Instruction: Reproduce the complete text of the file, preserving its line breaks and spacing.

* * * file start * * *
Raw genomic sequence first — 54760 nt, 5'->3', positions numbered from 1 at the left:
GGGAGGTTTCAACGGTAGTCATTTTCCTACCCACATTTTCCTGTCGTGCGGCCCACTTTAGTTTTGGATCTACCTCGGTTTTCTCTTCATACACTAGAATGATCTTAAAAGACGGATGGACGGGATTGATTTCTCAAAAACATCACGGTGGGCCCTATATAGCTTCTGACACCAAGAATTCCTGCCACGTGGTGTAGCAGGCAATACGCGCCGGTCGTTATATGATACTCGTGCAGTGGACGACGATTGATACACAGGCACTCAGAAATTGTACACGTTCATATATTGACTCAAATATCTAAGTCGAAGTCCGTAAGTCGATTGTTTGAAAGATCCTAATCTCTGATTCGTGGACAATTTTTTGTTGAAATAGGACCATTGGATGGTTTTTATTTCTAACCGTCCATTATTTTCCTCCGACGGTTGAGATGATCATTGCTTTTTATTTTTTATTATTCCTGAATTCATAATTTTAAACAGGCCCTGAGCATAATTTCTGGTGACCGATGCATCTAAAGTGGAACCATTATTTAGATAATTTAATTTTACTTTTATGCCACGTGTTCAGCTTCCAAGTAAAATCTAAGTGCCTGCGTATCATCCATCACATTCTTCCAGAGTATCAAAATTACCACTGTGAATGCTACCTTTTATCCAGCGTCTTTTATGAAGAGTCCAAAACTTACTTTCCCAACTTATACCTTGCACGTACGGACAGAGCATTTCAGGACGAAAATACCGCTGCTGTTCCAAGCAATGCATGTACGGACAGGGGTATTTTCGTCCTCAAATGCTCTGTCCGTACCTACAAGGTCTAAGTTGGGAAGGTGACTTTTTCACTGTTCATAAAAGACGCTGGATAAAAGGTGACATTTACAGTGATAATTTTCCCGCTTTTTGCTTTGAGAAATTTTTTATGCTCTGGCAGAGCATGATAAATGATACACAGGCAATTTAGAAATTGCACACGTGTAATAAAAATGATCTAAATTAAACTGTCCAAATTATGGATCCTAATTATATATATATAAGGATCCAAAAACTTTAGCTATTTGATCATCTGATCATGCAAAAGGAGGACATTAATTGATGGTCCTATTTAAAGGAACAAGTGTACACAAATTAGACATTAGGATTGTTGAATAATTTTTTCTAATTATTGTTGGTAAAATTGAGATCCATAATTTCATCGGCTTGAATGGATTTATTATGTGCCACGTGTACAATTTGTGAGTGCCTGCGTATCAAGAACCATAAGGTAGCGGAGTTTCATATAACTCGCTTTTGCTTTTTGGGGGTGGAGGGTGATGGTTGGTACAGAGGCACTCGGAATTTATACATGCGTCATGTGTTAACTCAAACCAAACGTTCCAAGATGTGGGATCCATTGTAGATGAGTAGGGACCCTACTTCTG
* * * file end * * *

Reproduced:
Raw genomic sequence first — 54760 nt, 5'->3', positions numbered from 1 at the left:
GGGAGGTTTCAACGGTAGTCATTTTCCTACCCACATTTTCCTGTCGTGCGGCCCACTTTAGTTTTGGATCTACCTCGGTTTTCTCTTCATACACTAGAATGATCTTAAAAGACGGATGGACGGGATTGATTTCTCAAAAACATCACGGTGGGCCCTATATAGCTTCTGACACCAAGAATTCCTGCCACGTGGTGTAGCAGGCAATACGCGCCGGTCGTTATATGATACTCGTGCAGTGGACGACGATTGATACACAGGCACTCAGAAATTGTACACGTTCATATATTGACTCAAATATCTAAGTCGAAGTCCGTAAGTCGATTGTTTGAAAGATCCTAATCTCTGATTCGTGGACAATTTTTTGTTGAAATAGGACCATTGGATGGTTTTTATTTCTAACCGTCCATTATTTTCCTCCGACGGTTGAGATGATCATTGCTTTTTATTTTTTATTATTCCTGAATTCATAATTTTAAACAGGCCCTGAGCATAATTTCTGGTGACCGATGCATCTAAAGTGGAACCATTATTTAGATAATTTAATTTTACTTTTATGCCACGTGTTCAGCTTCCAAGTAAAATCTAAGTGCCTGCGTATCATCCATCACATTCTTCCAGAGTATCAAAATTACCACTGTGAATGCTACCTTTTATCCAGCGTCTTTTATGAAGAGTCCAAAACTTACTTTCCCAACTTATACCTTGCACGTACGGACAGAGCATTTCAGGACGAAAATACCGCTGCTGTTCCAAGCAATGCATGTACGGACAGGGGTATTTTCGTCCTCAAATGCTCTGTCCGTACCTACAAGGTCTAAGTTGGGAAGGTGACTTTTTCACTGTTCATAAAAGACGCTGGATAAAAGGTGACATTTACAGTGATAATTTTCCCGCTTTTTGCTTTGAGAAATTTTTTATGCTCTGGCAGAGCATGATAAATGATACACAGGCAATTTAGAAATTGCACACGTGTAATAAAAATGATCTAAATTAAACTGTCCAAATTATGGATCCTAATTATATATATATAAGGATCCAAAAACTTTAGCTATTTGATCATCTGATCATGCAAAAGGAGGACATTAATTGATGGTCCTATTTAAAGGAACAAGTGTACACAAATTAGACATTAGGATTGTTGAATAATTTTTTCTAATTATTGTTGGTAAAATTGAGATCCATAATTTCATCGGCTTGAATGGATTTATTATGTGCCACGTGTACAATTTGTGAGTGCCTGCGTATCAAGAACCATAAGGTAGCGGAGTTTCATATAACTCGCTTTTGCTTTTTGGGGGTGGAGGGTGATGGTTGGTACAGAGGCACTCGGAATTTATACATGCGTCATGTGTTAACTCAAACCAAACGTTCCAAGATGTGGGATCCATTGTAGATGAGTAGGGACCCTACTTCTG